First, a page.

Long-Term Care…Now What?

Mom was adamant that she did not want to live with either my sister or me. Her independence was too important. When her evolving health issues led to several visits to the hospital and it became clear that she was having difficulty living on her own, we contacted her local Home and Community Care Support Services. Mom was assigned a Care Coordinator, assessed and deemed acceptable for long-term care

Going this route was not a decision that mom made lightly. She was still relatively young, still cognitively healthy. But her physical and mental health were in significant decline. She was–we were–in crisis. 

We were told that the waiting list for long-term care beds was years long (about 40,000 people on the wait-list), but we needed to start visiting homes so we could confirm our top three preferred homes. There was no guarantee that mom would get admission to one of these homes, but visiting would give us an idea of what to expect. We didn’t know anything about any of the homes in the city where mom lived and there were too many to visit, so we started with online research. We narrowed the list down to six homes based on location, google reviews, wait times and performance and public inspections reports.

We made our appointments to visit and created a list of questions (I wish we had known about the Concerned Friends checklist for choosing a LTC home). We tried hard to tamp down the existing bias we had about long-term care homes because we literally had no first hand experience. Everything we knew was from news items about the challenges residents and staff were experiencing at many homes in Ontario.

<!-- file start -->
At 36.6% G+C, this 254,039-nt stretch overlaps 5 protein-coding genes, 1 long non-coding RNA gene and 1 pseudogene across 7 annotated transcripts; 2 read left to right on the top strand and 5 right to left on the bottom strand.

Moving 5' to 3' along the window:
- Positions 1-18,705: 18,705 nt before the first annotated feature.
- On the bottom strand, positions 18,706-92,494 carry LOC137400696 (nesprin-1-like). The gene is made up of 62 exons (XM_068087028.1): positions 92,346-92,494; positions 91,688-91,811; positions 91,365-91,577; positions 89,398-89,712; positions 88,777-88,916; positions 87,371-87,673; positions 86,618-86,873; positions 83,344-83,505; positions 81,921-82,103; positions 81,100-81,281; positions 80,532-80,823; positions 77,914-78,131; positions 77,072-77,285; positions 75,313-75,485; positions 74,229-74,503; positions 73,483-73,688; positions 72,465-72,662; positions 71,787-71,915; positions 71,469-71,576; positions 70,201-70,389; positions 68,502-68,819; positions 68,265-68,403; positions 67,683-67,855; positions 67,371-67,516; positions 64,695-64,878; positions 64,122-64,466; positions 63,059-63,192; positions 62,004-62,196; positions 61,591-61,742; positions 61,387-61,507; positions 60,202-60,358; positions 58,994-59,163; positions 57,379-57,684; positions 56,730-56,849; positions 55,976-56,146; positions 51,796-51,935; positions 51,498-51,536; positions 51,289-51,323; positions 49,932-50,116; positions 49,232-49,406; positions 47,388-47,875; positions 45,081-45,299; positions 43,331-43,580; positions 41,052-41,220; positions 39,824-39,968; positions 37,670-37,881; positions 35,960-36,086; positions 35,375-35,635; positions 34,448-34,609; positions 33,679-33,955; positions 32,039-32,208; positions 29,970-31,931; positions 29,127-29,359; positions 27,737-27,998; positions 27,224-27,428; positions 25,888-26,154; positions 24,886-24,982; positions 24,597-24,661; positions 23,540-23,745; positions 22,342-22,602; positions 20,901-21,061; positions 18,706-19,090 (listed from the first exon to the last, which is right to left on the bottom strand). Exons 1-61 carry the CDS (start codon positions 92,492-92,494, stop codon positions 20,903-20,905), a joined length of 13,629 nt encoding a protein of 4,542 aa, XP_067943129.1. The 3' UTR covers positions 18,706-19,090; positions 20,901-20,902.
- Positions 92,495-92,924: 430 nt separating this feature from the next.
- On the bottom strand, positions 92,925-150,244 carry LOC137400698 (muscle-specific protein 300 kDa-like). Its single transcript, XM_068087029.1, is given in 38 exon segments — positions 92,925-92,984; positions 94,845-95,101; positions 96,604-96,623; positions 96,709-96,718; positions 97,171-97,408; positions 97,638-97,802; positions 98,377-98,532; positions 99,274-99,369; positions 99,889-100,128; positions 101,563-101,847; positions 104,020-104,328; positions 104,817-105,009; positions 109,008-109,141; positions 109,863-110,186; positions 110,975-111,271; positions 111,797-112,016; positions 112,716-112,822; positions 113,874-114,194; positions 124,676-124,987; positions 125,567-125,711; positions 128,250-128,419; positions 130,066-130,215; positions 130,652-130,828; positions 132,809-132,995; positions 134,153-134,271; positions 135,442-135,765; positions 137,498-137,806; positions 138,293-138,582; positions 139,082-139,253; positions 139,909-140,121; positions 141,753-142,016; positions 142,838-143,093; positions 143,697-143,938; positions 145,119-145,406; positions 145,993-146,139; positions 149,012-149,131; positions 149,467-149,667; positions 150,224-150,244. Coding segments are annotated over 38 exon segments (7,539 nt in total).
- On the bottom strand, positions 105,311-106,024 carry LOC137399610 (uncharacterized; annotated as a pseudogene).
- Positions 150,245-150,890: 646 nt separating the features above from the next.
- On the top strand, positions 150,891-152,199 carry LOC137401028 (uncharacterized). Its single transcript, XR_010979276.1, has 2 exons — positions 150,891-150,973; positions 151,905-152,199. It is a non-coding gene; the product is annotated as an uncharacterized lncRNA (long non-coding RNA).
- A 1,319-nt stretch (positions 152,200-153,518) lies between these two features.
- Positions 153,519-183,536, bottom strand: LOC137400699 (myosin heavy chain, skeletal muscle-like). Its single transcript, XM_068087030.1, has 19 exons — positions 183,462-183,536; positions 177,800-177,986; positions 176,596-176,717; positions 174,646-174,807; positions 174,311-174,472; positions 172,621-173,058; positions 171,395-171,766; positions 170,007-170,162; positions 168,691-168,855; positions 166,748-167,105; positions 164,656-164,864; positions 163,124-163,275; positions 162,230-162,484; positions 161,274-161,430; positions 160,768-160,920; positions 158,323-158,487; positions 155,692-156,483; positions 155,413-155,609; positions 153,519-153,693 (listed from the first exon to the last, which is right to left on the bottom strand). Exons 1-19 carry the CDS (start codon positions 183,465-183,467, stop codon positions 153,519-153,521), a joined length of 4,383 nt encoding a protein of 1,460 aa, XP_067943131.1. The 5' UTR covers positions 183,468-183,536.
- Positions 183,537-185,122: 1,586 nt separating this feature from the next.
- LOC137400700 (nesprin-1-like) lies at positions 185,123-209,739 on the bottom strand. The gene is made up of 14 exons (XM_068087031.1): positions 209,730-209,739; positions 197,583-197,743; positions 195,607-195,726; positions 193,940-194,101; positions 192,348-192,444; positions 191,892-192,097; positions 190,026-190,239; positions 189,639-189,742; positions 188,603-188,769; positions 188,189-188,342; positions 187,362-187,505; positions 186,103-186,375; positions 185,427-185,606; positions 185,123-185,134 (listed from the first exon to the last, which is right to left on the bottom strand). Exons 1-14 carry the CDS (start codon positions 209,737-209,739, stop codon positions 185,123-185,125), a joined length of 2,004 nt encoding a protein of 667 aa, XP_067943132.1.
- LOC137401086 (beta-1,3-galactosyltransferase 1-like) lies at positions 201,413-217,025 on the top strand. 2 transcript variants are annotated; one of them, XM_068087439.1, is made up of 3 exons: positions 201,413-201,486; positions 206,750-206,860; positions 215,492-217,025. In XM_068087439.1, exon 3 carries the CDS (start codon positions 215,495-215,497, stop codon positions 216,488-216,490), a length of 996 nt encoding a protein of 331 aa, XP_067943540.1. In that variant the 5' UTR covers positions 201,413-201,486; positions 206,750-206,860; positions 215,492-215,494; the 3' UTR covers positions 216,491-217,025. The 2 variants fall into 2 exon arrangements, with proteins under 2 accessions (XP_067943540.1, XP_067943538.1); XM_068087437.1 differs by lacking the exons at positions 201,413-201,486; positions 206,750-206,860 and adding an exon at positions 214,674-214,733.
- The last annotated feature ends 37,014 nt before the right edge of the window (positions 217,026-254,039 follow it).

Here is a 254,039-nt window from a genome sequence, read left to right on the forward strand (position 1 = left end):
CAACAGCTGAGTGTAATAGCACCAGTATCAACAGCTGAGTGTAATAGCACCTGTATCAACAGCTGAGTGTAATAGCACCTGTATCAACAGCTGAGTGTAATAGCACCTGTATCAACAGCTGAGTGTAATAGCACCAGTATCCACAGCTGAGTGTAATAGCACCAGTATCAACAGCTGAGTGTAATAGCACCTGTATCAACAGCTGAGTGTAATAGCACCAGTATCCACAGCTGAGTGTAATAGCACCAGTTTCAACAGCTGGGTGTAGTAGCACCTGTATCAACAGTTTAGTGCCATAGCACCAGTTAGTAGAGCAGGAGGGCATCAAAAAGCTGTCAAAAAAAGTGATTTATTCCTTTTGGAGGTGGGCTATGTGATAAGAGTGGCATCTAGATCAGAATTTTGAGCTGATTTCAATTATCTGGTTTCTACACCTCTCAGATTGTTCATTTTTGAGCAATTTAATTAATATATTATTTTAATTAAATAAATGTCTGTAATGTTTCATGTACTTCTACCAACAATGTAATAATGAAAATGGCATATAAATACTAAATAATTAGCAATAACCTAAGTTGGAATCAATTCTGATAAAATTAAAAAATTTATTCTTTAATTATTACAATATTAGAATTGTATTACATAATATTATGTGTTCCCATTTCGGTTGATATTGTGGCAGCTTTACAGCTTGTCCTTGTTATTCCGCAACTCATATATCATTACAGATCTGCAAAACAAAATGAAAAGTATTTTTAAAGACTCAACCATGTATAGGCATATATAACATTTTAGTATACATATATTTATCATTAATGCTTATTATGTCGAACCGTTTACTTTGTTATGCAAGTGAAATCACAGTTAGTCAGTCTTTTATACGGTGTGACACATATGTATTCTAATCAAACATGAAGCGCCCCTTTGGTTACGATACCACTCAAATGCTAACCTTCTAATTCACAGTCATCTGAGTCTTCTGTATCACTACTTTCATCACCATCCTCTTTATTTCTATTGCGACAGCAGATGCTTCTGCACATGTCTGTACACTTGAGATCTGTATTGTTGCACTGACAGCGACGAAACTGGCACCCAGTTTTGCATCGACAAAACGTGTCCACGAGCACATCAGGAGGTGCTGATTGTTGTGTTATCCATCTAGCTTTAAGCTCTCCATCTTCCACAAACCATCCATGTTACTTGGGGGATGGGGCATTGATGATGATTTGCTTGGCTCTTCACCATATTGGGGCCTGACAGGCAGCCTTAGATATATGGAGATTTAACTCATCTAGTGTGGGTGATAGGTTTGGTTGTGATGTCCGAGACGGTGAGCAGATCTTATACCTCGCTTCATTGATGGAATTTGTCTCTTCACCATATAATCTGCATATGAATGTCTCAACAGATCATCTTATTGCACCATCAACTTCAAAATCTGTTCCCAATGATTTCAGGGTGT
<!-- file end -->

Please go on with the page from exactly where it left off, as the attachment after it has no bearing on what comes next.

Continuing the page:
The individuals giving the tours were like upbeat sales reps, working hard to sell us on the idea of their location. The irony of course was the long waiting lists and the fact that we had limited power to choose. We were shown the common areas, shared and private rooms. We heard about the activities calendars and weekly menus. We observed staff interacting with residents and we often saw groups of residents in their wheelchairs, unengaged. 

In the end, in addition to our original research, we finalized our list of three homes based on how much room mom would have in the shared (semi-private) room, the lighting (natural and artificial), how it smelled, how clean it was, and how engaged the staff appeared. 

Mom was only able to visit one home and that became our top choice.

By the time we finished this research and gave our list to the Care Coordinator, mom was so far in decline that she needed to be reassessed and was put on the crisis list. We were told that we could now apply for as many homes as we wanted and that a crisis placement generally took about three months. We decided to stick with the three homes we had identified and crossed our fingers.

Exactly twenty-eight days after mom was placed on the crisis list, we got the call that there was a bed available at our second choice home. We would normally have had 24 hours to confirm acceptance of the placement, but it was Friday evening of a long weekend. We were given until Monday morning.

Looking back now, we definitely were not prepared for how quickly we received that placement call.